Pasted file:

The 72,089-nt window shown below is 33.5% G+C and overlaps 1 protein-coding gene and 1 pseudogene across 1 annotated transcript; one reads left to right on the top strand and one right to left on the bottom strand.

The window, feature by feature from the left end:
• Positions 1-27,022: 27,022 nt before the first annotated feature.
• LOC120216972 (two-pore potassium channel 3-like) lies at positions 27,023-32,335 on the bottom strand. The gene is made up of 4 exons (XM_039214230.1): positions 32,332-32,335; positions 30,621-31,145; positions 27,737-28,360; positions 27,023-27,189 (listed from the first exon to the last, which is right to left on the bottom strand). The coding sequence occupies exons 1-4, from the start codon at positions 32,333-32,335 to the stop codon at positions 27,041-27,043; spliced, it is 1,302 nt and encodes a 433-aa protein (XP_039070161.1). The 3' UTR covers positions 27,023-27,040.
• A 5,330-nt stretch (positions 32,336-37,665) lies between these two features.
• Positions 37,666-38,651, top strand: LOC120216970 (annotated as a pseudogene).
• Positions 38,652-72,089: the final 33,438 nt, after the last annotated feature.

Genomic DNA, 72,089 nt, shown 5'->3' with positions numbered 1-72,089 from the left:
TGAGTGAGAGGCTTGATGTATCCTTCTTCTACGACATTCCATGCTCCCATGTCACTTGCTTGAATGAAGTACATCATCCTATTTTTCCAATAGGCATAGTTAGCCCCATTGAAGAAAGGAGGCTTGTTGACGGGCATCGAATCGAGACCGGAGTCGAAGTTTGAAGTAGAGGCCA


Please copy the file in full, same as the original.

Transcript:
The 72,089-nt window shown below is 33.5% G+C and overlaps 1 protein-coding gene and 1 pseudogene across 1 annotated transcript; one reads left to right on the top strand and one right to left on the bottom strand.

The window, feature by feature from the left end:
• Positions 1-27,022: 27,022 nt before the first annotated feature.
• LOC120216972 (two-pore potassium channel 3-like) lies at positions 27,023-32,335 on the bottom strand. The gene is made up of 4 exons (XM_039214230.1): positions 32,332-32,335; positions 30,621-31,145; positions 27,737-28,360; positions 27,023-27,189 (listed from the first exon to the last, which is right to left on the bottom strand). The coding sequence occupies exons 1-4, from the start codon at positions 32,333-32,335 to the stop codon at positions 27,041-27,043; spliced, it is 1,302 nt and encodes a 433-aa protein (XP_039070161.1). The 3' UTR covers positions 27,023-27,040.
• A 5,330-nt stretch (positions 32,336-37,665) lies between these two features.
• Positions 37,666-38,651, top strand: LOC120216970 (annotated as a pseudogene).
• Positions 38,652-72,089: the final 33,438 nt, after the last annotated feature.

Genomic DNA, 72,089 nt, shown 5'->3' with positions numbered 1-72,089 from the left:
TGAGTGAGAGGCTTGATGTATCCTTCTTCTACGACATTCCATGCTCCCATGTCACTTGCTTGAATGAAGTACATCATCCTATTTTTCCAATAGGCATAGTTAGCCCCATTGAAGAAAGGAGGCTTGTTGACGGGCATCGAATCGAGACCGGAGTCGAAGTTTGAAGTAGAGGCCA